Turmeric and turmeric powder in a bowl

Topical Curcumin gel proves remarkably effective for burns and scalds

Common spice turmeric has been used for centuries in making Eastern and Middle Eastern dishes. Turmeric, also known for its medicinal properties has been used in these regions for healing and treating various ailments.

Scientists are often making new discoveries about the virtue of turmeric and recently they found a new one.

An ingredient present in turmeric is vital in treating burns and scalds. This ingredient is Curcumin which gives the yellow spice its healing properties and its colour.

The new study reports the effect of applying Topical Curcumin Gel for treating burns and scalds and emphasizes that the use of the topical gel for treating burns and scalds works differently and more effectively when compared to taking Curcumin tablets by mouth for other conditions.

Wound healing after significant burns always results in scarring and involves a series of complex biological processes.

Wounds resulting from burns and scalds are usually inclined to result in scar tissue formation which can often be unsightly.

When Curcumin is taken by mouth it is very poorly absorbed but when it is used in a topical gel it is remarkably effective.

Current therapies for thermal burns include sprays, skin and pedicle grafts, grafting and reconstructive surgery. Other less invasive therapies include compression therapy. Most of these therapy methods have not lead to satisfactory results leaving patients with scars and inadequate functioning.

In this report which was based on the use of Curcumin gels on three patients who were treated after burns and scalds, the researcher found that the Curcumin gel lessened the severity of the injury, reduced pain and inflammation and improved healing. This resulted in less scarring or even no scarring of the affected skin.

Based on studies that the researcher has conducted for over 25 years, the researcher notes that Curcumin is a natural inhibitor of an enzyme called phosphorylase kinase which makes it effective in burns and scalds.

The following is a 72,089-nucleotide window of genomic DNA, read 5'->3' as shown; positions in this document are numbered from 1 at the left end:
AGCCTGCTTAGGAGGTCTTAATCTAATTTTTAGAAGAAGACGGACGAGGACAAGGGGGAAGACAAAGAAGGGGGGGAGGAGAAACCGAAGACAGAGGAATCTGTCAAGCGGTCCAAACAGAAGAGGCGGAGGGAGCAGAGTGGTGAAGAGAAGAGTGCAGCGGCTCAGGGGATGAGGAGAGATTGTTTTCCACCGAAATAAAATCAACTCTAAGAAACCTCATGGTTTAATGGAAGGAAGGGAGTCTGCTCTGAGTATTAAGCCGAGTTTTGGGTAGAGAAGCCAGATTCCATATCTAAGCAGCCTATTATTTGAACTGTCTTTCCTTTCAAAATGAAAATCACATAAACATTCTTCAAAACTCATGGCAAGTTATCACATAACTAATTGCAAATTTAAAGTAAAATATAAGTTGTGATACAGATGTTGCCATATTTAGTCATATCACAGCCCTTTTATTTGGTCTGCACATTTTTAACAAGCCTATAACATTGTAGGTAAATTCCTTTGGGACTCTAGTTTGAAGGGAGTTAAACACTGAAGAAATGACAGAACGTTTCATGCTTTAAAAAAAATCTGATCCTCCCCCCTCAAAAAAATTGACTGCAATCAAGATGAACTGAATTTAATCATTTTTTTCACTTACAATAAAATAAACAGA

This enzyme in humans is vital to many functions including in wound healing which is an important process that takes place after injury. It enables the healing of tissues. The wound healing process goes through a sequence of acute and chronic inflammatory events during which there is pain, redness, swelling and then healing which often results in scars after burns or scalds.

This wounding healing process starts with the release of phosphorylase kinase within 5 minutes after the injury. This then activates over 200 genes which are involved in the process.

Curcumin gel seems to work better because it comes in direct contact with the skin and the gel preparation allows the Curcumin to penetrate the skin and inhibit phosphorylase kinase which results in inflammation reduction.

The researcher had previously reported similar healing benefits of Curcumin gel in post-surgical scars.

With this new research, turmeric has found another very important use for its many healing properties.

Source: BioDiscovery

Meena Azzollini

Meena Azzollini

Meena is passionate about holistic wellbeing, alternative healing, health and personal power and uses words to craft engaging feature articles to convey her knowledge and passion. She is a freelance writer and content creator from Adelaide, Australia, who draws inspiration from family, travel and her love for books and reading.

A yoga practitioner and a strong believer in positive thinking, Meena is also a mum to a very active young boy. In her spare time, she loves to read and whip up delicious meals. She also loves the smell of freshly made coffee and can’t ever resist a cheesecake. And she gets tickled pink by anything funny!

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